Business travel will be reduced for the foreseeable future as well, and the aviation sector faces a long, stubborn road to recovery. Ultimately, we anticipate that overall consumption will not return to pre-COVID-19 levels until late 2022.
Despite this, the decline witnessed in 2020 is not meaningful enough to substantially alter the timing of peak oil demand nor to align oil sector CO2 emissions with a 2°C warming target.
Indeed, we still expect 75% of this year’s decline in oil demand to return in 2021 – partly due to cheaper oil prices dampening appetite for electric vehicles.
Only in a pessimistic scenario for demand, could the ramifications of the pandemic bring peak oil forward significantly.
In a sensitivity analysis conducted to determine the most severe effect COVID-19 could have on demand, Platts Analytics assumed that remote working becomes the status quo following the pandemic.
A similarly severe reduction in aviation demand was adopted, implying that the world will only approach pre-pandemic levels of air travel by 2030 (as opposed to our baseline assumption of 2024).
This scenario also assumes reshoring of supply chains away from countries where oil use is high in the industrial sector, specifically China, Saudi Arabia, and Mexico. Together with other factors, these modelled trends point to a world that could see peak oil demand as early as 2025, instead of 2040 as otherwise estimated.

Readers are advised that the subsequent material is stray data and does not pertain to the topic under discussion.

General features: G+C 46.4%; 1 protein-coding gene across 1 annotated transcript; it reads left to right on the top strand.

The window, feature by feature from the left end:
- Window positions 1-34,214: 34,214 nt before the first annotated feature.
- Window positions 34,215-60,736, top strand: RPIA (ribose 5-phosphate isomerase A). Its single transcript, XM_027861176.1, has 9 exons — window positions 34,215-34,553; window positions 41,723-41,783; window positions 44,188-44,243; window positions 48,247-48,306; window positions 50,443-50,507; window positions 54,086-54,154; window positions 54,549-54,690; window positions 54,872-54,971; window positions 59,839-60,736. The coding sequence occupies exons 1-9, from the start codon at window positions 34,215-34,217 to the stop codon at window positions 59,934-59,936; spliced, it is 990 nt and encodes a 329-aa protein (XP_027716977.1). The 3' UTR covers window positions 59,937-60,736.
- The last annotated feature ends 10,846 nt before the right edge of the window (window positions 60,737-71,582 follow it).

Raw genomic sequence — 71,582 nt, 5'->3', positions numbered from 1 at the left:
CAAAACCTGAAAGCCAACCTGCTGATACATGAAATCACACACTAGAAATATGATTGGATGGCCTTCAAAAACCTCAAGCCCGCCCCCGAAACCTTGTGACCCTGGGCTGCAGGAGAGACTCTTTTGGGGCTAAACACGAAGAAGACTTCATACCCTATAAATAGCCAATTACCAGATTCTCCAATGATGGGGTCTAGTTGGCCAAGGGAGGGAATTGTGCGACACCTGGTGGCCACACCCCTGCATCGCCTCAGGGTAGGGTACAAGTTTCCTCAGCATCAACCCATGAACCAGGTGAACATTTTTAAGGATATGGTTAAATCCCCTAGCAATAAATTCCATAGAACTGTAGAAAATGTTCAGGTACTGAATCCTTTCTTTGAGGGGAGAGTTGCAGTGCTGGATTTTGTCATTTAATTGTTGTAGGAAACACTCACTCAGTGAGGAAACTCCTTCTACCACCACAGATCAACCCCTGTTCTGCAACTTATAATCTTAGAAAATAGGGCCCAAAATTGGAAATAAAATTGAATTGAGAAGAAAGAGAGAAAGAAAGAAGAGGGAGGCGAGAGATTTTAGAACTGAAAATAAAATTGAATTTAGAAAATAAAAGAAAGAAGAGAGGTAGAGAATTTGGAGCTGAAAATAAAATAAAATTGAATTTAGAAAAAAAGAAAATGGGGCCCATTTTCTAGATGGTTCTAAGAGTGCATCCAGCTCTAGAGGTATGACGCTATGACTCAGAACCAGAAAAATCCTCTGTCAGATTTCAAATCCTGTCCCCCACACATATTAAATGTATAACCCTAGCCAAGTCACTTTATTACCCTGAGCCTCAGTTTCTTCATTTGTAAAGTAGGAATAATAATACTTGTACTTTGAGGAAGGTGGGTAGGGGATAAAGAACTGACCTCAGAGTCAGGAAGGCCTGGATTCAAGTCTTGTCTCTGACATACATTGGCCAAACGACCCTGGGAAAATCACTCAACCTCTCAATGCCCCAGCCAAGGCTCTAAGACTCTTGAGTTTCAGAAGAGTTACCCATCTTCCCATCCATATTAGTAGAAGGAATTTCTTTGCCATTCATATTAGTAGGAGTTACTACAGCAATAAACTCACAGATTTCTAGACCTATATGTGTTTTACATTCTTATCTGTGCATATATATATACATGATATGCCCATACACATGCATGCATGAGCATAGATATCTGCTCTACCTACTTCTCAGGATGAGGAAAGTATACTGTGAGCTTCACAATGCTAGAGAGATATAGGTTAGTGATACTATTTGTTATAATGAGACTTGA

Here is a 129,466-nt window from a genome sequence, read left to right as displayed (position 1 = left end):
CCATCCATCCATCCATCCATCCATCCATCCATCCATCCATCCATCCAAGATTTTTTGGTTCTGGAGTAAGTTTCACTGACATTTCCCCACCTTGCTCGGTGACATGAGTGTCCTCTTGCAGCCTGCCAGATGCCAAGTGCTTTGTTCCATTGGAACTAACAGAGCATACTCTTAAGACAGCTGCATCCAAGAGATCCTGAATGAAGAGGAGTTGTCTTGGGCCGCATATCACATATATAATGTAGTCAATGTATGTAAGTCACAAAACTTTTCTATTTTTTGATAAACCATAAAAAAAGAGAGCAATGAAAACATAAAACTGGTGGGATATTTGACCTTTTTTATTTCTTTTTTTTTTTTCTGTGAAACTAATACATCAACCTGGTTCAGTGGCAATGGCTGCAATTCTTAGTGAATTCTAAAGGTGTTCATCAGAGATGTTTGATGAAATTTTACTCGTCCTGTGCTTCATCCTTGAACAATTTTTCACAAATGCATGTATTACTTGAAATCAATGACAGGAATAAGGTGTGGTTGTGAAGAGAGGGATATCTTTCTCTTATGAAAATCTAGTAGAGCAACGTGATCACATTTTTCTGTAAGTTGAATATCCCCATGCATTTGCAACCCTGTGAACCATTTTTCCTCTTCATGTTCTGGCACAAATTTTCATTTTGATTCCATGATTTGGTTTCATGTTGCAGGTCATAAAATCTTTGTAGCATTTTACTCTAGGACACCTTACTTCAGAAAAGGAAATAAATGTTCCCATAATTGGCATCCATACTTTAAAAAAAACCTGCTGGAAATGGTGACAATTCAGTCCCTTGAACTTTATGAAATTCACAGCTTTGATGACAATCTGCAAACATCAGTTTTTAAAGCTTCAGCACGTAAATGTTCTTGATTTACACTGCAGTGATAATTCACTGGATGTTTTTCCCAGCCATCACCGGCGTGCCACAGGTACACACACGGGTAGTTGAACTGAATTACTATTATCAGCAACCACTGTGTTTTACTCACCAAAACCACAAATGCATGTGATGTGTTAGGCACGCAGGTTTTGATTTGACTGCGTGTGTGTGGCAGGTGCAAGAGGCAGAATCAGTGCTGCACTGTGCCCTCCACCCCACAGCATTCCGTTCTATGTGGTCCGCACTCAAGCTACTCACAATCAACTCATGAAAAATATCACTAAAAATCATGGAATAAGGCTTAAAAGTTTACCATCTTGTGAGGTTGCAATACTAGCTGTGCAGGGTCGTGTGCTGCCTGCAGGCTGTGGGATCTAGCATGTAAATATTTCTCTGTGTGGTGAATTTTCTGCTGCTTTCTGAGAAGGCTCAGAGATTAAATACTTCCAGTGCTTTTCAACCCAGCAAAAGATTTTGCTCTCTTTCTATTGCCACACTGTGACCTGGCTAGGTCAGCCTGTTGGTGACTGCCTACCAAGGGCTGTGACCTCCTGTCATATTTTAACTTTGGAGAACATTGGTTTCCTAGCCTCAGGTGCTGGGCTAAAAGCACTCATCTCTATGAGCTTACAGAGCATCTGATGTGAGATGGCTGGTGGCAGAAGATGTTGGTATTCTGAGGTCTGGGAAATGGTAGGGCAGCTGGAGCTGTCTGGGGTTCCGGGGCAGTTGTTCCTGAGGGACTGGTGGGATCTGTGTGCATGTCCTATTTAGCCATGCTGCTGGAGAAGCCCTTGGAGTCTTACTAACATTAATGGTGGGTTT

Gas sees its bridging role reduced
The long-term outlook for global natural gas demand remains stronger than other fossil fuels, with continued growth over the owing largely to continued industrial demand in Asia and the Middle East.
In Europe, however, the growth is essentially over. The Green Deal, which aims to achieve net zero carbon emissions by 2050, limits the long-term growth potential of natural gas, while the European Green Taxonomy effectively excludes unabated gas.
In 2020, record low gas prices and demand destruction through COVID-19 put pressure on gas companies’ 2020 financial metrics, and growing regulatory pressure in Europe has led to outlook revisions for gas utilities in the U.K. and Spain.
Still, we believe that short-term risks generally manageable for most large-rated European gas producers and utilities thanks to supportive regulations, diversification, capex and dividend cuts.
The fundamental challenge for gas will come from its contribution to global emissions and the growing commercial and policy-driven pressure to skip, or at least accelerate, the bridging role of gas.
That said, gas will likely remain an instrumental part of Europe’s energy mix until 2030, as expected growth in renewables is unlikely to make up for the shortfall prompted by nuclear and coal phaseouts.
Ultimately, the energy transition makes European gas players re-think their long-term strategies. Many European producers – who once viewed gas as a key part of their long-term decarbonisation strategies – are now diversifying more.
Instead, companies like BP are now increasingly aiming to become diversified energy players through investments in renewables; carbon capture, utilisation, storage; and hydrogen – with an eye on achieving zero-net emissions by 2050.